Trans World Assurance Blog

Go Further On A Tank Of Gas! (Updated) - Part 3 by Jeff Burch

Posted on Wed, Jan 25, 2012

PART 2 - Tips 5 thru 7

8. Maintenance and tune-ups: Regular maintenance as prescribed by the vehicle owner's manual will help your vehicle achieve its best fuel economy and improve mileage by up to 4%. Some overlooked Maintenance tips:

  • Use the correct oil: You can stretch your gas mileage by 1%-2% by using the thinnest viscosity grade of motor oil recommended by the car manufacturer. Example: Dumping 10W-30 motor oil in an engine that is designed to use 5W-30 can lessen your gas mileage by 1%-2%. In addition, use "Energy Conserving” motor oil containing friction-reducing additives.
  • Keep tires inflated and aligned: It's estimated that properly inflated tires can save the average car owner 3.3% with each tank of gas. Under-inflated tires can lower gas mileage by 0.3% for every 1 PSI drop in pressure of all four tires and wear out faster. When replacing your tires, replace them with the same make and model as the tires that were on your vehicle when it was new. In addition, poor alignment can cause tires to wear out quickly and force your engine to work harder. Align your tires, and save up to 10% or 20 cents per gallon.
  • Check spark plugs: Two worn-out spark plugs can cost 20% or more of your fuel economy
  • Check the oxygen filter: If your car has a faulty oxygen sensor it can cause you to lose up to 40% of fuel efficiency.
  • Check Air filter: Tests show replacing a clogged air filter on cars with fuel-injected, computer-controlled gasoline engines (cars made from early 1980s and upward) does not improve fuel economy, but it can improve acceleration time by around 6% to 11%. However, tests suggest that replacing a clogged air filter on older model cars with carbureted engines may improve fuel economy 2% to 6% under normal replacement conditions.
  • Change fuel filter: Clean fuel is essential for a long engine life. So replace your fuel filter once a year or no more than 30,000 miles. If the filter plugs up it can starve an engine of fuel and if it fails it can release debris into injectors, causing expensive repairs. Also, a restricted filter will stress the electric fuel pump, leading to early failure.
  • Check brakes: Gas mileage can be affected by brake drag. Brake drag occurs when the lining is in constant contact with the rotor or drum and gas mileage suffers (metal to metal). Repair ASAP, not to get the best gas mileage, but for your own safety.

9. Fill it up and other gas filling tips:

  • Don't top off: Over-filling the gas tank causes charcoal evaporation emissions canister to saturate. This part can cost $100 to replace. Stop fueling at first click of pump nozzle.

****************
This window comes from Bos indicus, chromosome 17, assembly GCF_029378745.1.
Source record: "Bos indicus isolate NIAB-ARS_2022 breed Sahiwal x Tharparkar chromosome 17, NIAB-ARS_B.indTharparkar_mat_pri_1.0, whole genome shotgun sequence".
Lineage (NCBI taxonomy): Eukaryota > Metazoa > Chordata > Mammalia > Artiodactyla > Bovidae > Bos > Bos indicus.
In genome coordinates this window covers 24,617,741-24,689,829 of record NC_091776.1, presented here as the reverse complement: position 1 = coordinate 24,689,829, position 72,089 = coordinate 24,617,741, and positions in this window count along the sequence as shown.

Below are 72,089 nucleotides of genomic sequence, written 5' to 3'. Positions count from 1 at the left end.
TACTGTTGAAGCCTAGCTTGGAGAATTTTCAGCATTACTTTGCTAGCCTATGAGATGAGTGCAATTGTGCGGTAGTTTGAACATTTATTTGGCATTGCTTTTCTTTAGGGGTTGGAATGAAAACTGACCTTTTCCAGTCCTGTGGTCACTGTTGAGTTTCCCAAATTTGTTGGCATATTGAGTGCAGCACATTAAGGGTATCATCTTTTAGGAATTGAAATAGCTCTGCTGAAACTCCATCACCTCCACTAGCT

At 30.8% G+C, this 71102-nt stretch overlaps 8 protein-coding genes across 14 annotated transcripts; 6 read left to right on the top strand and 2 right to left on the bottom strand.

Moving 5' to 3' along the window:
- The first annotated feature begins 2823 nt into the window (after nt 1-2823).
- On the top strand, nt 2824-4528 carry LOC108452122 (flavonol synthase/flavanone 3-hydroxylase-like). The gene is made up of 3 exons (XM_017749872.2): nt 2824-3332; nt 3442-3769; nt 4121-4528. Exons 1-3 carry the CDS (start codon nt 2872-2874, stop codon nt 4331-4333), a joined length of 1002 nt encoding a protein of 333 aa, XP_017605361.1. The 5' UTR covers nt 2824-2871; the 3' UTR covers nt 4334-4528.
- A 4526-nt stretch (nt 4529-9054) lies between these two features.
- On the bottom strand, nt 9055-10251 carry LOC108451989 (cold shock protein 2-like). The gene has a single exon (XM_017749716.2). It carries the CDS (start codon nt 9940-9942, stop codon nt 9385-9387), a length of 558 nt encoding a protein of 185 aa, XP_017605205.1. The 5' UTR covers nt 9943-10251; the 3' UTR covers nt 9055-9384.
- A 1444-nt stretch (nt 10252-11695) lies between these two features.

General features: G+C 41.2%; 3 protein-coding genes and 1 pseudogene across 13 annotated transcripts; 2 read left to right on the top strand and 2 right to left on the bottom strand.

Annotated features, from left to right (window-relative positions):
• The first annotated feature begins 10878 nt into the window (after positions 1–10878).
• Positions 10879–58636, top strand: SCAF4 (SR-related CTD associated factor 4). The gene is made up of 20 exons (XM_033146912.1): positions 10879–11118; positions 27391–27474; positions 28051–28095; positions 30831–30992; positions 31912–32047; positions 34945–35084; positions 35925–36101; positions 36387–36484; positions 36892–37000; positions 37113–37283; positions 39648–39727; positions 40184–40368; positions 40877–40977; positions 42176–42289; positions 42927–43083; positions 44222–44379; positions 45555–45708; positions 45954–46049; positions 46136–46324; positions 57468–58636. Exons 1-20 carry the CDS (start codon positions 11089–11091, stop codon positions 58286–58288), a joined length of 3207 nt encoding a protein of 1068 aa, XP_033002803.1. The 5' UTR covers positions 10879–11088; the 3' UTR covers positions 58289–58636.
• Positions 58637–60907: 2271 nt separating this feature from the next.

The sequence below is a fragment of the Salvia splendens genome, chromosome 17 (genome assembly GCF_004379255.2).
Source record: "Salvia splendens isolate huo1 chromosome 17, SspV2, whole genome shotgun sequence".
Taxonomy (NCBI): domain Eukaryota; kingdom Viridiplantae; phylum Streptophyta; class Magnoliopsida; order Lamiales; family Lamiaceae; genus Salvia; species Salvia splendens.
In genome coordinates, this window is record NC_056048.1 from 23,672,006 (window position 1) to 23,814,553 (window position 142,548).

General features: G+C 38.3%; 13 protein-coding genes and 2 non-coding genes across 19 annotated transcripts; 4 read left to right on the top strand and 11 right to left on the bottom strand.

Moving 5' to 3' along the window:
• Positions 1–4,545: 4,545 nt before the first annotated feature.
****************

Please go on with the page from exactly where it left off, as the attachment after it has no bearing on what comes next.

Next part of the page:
• Fill up your gas tank in the morning on weekdays:

A. Gas stations tend to change their prices between 10 a.m. and noon, so head to the pump early in the morning if gas prices are on the rise. However, if prices are falling, go later in the day.

B. In addition, weekends and holidays often see slightly higher fuel prices, so if you can fill up mid-week, you may save more.

C. Since gas expands when heated and contracts when cooled fill up your tank before heat expands it (especially during the summer). Currently, there are several theories as to why filling up in the morning does or doesn't work. As for my own experience, when I fill up in the morning I get 25 extra (freeway) miles or more out of my tank. Will it work for you?  To find out, keep track of your mileage with a gas log book.


June 13 / Time filled: 7 am / 18 gal. / Miles: 368
June 23 / Time filled: 5 pm / 18 gal. / Miles: 326

  • Tighten the gas cap: To tighten, twist gas cap until it clicks three times. However, if you constantly smell gas in the vicinity  of the gas tank, you may need a new gas cap. If the cap is loose or defective, gas vapor will constantly leak out and you'll waste gas. Also, if the cap is faulty it can cause your oxygen sensor to read incorrectly and tell the engine management computer to adjust the fuel-air mix and you'll end up burning more gas than needed.
  • Fuel injected cars: Keep the gas tank at least full enough to supply fuel for the electric pump, which depends on a steady supply of fuel to lubricate its inner parts. Running your car low on fuel causes the pump to wear out, especially when cornering.
  • Stop fuel lines from freezing: Keep the gas tank 1/4 full and add isopropyl alcohol (commercial additive) to the gas tank when filling up before and during especially cold weather.
  • Car storage: Keep the gas tank full to limit the amount of water condensation in the gas tank when storing a vehicle. If car will be stored for more than a month, add a gas preservative.

10. Save gas while driving:

  • Avoid idling: A cold engine on today's modern cars should be warmed up by idling no more than 30-35 seconds. An idling engine eats up to 1/2 gallon of gas per hour and gets 0 mpg.
  • Drive 55 mph: All vehicles gas mileage decreases rapidly at speeds above 55 mph. Driving 65 instead of 75 mph reduces fuel cost 13%. Driving 55 would save 25%.